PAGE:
Predicting aortic complications after endovascular aneurysm repair

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Lifelong surveillance is standard after endovascular repair of abdominal aortic aneurysm (EVAR), but remains costly, heterogeneous and poorly calibrated. This study aimed to develop and validate a scoring system for aortic complications after EVAR, informing rationalized surveillance.


Patients undergoing EVAR at two centres were studied from 2004 to 2010. Preoperative morphology was quantified using three-dimensional computed tomography according to a validated protocol, by investigators blinded to outcomes. Proportional hazards modelling was used to identify factors predicting aortic complications at the first centre, and thereby derive a risk score. Sidak tests between risk quartiles dichotomized patients to low- or high-risk groups. Aortic complications were reported by Kaplan–Meier analysis and risk groups were compared by log rank test. External validation was by comparison of aortic complications between risk groups at the second centre.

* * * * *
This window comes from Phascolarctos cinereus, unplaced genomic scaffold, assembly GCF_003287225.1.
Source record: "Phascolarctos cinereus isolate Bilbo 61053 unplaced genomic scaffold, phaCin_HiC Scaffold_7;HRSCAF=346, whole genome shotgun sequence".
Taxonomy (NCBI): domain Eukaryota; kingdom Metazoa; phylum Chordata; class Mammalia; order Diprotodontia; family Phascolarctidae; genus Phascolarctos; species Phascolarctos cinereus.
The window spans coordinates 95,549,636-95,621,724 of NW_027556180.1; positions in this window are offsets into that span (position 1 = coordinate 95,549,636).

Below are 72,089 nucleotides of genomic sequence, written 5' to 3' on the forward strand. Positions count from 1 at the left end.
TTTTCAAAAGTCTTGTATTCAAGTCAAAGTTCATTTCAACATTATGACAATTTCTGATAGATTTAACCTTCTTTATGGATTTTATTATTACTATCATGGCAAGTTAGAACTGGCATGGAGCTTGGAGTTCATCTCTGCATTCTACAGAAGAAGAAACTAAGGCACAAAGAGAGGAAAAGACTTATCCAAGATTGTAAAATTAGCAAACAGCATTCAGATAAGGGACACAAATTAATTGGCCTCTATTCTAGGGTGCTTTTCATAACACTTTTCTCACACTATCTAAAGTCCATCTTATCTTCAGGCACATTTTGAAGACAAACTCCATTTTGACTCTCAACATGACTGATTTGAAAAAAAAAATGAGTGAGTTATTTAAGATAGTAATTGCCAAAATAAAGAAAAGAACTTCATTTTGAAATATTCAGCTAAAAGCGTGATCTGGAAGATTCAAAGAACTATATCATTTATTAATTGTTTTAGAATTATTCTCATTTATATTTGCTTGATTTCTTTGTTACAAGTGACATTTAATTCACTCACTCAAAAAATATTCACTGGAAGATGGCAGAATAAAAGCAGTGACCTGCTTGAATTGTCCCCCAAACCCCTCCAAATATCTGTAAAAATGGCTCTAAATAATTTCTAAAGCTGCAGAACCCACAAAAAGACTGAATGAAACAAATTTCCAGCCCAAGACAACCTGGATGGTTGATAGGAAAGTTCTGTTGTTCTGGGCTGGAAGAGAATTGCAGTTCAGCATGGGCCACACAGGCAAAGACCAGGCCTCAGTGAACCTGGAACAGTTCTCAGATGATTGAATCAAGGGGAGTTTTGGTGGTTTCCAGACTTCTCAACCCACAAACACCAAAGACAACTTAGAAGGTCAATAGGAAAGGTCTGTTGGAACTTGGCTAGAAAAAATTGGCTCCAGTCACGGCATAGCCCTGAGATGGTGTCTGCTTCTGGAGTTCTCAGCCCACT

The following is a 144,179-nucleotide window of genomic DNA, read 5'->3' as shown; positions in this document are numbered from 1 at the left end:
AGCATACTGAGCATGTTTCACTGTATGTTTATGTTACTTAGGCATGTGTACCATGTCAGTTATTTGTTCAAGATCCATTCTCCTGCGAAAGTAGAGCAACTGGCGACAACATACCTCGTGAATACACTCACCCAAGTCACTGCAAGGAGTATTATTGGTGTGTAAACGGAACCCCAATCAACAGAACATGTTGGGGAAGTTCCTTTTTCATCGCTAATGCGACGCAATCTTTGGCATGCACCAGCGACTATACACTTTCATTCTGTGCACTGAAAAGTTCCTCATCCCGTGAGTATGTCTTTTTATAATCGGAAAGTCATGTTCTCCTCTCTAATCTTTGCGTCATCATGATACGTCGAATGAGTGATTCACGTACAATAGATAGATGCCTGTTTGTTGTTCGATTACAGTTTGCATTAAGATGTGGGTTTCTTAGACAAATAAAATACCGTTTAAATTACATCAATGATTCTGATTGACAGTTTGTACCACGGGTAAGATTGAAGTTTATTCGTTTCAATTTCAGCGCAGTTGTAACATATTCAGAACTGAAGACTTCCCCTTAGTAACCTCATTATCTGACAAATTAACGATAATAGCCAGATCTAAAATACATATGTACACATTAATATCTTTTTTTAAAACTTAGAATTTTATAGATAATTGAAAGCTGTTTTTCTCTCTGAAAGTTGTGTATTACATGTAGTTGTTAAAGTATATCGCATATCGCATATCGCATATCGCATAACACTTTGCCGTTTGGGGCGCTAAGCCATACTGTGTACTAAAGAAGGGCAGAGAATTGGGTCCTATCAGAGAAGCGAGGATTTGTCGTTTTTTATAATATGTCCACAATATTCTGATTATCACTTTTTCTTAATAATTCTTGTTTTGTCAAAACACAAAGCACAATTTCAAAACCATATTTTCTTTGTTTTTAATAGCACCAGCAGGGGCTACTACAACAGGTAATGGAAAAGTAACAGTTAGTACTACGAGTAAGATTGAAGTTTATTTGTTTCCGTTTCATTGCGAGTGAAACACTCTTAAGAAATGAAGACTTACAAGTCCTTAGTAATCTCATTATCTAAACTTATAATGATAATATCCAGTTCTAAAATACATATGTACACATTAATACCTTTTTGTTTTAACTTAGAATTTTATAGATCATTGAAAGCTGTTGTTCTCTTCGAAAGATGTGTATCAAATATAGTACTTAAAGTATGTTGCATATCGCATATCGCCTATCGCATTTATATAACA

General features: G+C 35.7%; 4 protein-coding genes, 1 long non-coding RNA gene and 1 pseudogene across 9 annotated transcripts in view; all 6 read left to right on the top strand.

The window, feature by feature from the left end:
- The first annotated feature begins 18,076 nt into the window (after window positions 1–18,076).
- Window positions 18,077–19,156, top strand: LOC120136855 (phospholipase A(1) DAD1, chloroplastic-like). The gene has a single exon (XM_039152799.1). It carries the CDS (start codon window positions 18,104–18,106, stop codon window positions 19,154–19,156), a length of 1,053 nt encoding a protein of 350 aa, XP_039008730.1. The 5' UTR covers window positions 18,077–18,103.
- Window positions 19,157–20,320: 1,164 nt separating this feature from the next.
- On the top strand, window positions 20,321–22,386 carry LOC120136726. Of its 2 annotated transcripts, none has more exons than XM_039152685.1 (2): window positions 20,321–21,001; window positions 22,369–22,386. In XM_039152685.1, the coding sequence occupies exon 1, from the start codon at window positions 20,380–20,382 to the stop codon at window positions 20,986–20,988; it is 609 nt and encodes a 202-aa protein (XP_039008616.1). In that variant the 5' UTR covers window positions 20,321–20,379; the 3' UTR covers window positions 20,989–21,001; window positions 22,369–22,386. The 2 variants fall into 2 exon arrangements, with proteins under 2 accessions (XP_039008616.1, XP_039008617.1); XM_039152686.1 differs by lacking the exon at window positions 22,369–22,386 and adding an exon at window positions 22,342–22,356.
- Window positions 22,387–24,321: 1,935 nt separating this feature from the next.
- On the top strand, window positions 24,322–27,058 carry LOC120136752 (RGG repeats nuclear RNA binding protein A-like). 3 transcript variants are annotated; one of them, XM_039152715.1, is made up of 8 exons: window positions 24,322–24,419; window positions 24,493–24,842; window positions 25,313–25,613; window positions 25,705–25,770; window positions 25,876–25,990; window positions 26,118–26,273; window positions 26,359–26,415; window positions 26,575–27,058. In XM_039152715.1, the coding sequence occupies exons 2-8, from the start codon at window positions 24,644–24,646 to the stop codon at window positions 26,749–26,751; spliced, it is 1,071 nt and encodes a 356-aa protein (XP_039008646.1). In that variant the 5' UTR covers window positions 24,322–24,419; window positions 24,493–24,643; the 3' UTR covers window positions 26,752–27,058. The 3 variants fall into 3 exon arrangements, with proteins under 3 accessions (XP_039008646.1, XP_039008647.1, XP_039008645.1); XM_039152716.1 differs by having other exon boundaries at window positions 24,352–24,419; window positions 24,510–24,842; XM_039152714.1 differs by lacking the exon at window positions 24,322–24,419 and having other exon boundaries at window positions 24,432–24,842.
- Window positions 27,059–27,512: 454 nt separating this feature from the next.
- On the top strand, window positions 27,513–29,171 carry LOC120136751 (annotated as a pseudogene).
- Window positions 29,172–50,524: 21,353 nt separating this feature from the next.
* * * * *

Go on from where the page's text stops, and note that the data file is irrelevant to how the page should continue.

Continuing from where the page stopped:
Some 761 patients, with a median age of 75 (interquartile range 70–80) years, underwent EVAR. Median follow-up was 36 (range 11–94) months. Physiological variables were not associated with aortic complications. A morphological risk score incorporating maximum aneurysm diameter (P< 0·001) and largest common iliac diameter (measured 10 mm from the internal iliac origin;P= 0·004) allocated 75 per cent of patients to a low-risk group, with excellent discrimination between 5-year rates of aortic complication in low- and high-risk groups at both centres (centre 1: 12versus31 per cent,P< 0·001; centre 2: 12versus45 per cent,P= 0·002).


The risk score uses commonly available morphological data to stratify the rate of complications after EVAR. The proposals for rationalized surveillance could provide clinical and economic benefits.

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